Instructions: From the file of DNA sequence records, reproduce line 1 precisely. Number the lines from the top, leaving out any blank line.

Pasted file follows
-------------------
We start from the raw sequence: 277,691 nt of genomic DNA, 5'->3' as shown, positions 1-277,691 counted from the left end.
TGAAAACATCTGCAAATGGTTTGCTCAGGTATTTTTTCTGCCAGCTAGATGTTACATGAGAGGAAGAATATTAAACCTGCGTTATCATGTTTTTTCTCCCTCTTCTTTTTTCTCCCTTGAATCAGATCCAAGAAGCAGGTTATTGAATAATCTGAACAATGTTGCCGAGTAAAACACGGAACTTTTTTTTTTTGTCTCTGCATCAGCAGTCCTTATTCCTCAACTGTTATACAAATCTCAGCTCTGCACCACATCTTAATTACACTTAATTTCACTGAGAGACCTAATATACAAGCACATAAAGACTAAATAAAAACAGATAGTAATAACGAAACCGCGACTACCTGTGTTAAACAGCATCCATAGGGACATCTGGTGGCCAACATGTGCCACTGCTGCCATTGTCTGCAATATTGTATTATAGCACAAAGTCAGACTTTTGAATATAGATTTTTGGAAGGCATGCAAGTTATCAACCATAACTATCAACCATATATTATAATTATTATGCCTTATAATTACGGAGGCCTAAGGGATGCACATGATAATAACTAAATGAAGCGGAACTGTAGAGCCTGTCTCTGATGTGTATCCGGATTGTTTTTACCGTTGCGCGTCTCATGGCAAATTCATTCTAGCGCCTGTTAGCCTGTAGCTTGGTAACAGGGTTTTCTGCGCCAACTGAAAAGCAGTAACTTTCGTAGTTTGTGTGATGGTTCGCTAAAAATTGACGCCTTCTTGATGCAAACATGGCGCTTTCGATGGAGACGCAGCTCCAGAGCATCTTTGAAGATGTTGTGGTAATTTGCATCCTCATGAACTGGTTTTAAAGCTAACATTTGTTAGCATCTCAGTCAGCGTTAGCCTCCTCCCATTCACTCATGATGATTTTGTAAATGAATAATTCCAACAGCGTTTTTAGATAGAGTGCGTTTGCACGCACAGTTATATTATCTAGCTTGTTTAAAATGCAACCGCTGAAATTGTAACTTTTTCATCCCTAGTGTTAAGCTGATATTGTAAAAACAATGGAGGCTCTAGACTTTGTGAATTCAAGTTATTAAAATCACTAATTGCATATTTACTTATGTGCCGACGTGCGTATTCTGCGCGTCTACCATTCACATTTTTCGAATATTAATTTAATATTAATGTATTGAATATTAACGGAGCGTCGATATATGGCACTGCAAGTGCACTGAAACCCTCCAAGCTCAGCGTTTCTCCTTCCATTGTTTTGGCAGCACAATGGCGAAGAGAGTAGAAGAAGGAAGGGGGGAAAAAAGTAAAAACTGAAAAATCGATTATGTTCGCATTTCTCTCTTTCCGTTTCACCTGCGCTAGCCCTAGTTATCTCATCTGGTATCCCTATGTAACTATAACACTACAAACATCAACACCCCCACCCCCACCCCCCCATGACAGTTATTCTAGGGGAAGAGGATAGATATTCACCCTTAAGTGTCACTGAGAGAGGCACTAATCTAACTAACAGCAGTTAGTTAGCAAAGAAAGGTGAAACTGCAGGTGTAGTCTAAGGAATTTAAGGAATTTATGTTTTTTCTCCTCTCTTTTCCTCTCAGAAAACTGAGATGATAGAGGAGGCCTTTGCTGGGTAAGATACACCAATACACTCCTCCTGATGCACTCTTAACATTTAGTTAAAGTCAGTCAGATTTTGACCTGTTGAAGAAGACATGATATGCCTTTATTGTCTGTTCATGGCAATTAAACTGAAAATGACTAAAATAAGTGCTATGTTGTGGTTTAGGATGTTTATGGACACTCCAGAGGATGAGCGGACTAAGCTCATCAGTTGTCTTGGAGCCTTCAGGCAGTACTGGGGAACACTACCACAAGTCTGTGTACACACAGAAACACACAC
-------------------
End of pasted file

We start from the raw sequence: 277,691 nt of genomic DNA, 5'->3' as shown, positions 1-277,691 counted from the left end.